Samuel Richardson. Cambridge: CUP.
Repr. 2009 and on demand.
This book contributed largely to the Richardson “renaissance,” the reappraisal of his novels as the most remarkable and influential of the eighteenth century. As an outsider, Richardson found common cause with women, realising that the relationship between men and women is as politically charged as that between monarch and subject. I offer a close reading of Richardson’s three novels, identifying his way of representing this relationship by means of archetypes within his masterpiece Clarissa in particular: Eve, Lucretia, Queen Elizabeth on the one hand, Satan, Don Juan, Faust and Caesar on the other.
Jocelyn Harris has written what purports to be an introduction to Richardson, and indeed it is clear and orderly enough to be within the reach of all but the most perfunctory students at undergraduate level. At the same time, she offers a challenging interpretation of the three great novels, in terms of sexual and domestic politics.
Jocelyn Harris’s Samuel Richardson goes about its work in an intelligent and attractive way. It is a valuable introduction to a great but uneven novelist.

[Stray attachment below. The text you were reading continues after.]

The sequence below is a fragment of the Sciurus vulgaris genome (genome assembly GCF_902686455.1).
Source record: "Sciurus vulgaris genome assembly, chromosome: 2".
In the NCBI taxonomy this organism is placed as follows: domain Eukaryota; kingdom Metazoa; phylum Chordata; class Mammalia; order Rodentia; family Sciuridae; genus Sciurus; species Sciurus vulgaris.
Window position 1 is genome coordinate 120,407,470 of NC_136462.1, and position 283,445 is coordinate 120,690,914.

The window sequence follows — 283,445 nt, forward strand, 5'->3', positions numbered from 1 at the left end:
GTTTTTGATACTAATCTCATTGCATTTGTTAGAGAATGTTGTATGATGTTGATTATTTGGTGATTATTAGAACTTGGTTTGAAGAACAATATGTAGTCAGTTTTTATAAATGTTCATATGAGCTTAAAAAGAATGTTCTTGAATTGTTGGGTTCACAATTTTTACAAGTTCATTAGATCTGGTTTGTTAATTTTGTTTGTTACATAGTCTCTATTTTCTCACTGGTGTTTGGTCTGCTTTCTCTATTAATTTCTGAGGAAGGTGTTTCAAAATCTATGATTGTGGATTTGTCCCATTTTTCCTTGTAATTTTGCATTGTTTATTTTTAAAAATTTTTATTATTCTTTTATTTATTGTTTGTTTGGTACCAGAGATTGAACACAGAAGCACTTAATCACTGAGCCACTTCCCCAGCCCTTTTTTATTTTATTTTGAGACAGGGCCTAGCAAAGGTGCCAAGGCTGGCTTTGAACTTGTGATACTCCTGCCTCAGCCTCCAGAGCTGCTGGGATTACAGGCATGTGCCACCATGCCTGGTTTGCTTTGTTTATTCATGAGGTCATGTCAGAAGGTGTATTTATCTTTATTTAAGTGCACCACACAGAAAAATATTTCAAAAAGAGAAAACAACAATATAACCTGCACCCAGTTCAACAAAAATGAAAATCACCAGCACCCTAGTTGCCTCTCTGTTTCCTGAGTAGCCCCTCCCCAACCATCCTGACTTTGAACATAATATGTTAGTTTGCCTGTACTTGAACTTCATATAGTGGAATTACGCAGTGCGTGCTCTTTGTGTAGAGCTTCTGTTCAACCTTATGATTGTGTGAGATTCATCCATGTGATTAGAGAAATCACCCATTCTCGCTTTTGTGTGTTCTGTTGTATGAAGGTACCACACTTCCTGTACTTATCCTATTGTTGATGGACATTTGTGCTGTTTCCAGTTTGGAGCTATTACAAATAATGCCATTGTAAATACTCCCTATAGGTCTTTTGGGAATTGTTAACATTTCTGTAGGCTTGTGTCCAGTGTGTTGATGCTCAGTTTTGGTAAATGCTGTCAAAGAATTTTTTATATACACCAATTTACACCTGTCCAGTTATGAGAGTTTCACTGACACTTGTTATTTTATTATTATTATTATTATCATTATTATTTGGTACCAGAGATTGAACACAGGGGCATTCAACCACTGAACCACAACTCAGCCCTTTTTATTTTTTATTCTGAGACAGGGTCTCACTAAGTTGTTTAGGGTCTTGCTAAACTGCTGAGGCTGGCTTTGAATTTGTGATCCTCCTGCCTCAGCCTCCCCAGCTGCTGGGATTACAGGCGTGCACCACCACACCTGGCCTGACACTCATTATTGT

Jocelyn Harris’s book, which offers a lucid discussion of his work from a perspective informed less by contemporary literary theory than by historical and literary knowledge. Approaching her subject with sense, sensitivity and infectious enthusiasm, Dr. Harris has written what is by far the best book on Richardson since Margaret Doody’s A Natural Passion . . . excellent on the importance of political imagery . . . fascinating …perhaps most impressive in her book is her sensitivity to allusions and resonances to literature, legend and history . . . her book will be of great value even to confirmed Richardsonians.
One of the best literary criticism books I have read on Richardson’s work and in particular on his masterpiece Clarissa. Jocelyn Harris presents a wonderful reading of Clarissa and Lovelace and gives a fascinating view of their characters, psychological make-up and tragic destiny. Harris is very easy to read and uses clear, concise and completely accessible language to develop and investigate her theories. … this book provides what many other literary criticism works on Clarissa fail to do, it provides a very refreshing viewpoint on Richardson’s most famous characters (Lovelace and Clarissa) and does so with great clarity while leaving the reader free to question if they agree or not. I highly recommend this books as it is short, sharp and to the point and provides a truly accessible analysis of this great novel.
Harris’s strong suit — her ability to show, in detailed and convincing fashion, how each of Richardson’s novels is partially shaped by his deployment of allusions to a variety of important contexts, literary, historical, and above all, political . . . spirited, highly readable . . . It richly serves its purpose as an introduction to Richardson, but also has a strong appeal for experienced readers of the novelist because it contains so much that is fresh.
A book which will constantly illuminate Richardson’s novels for new readers and deepen the responses of more advanced students.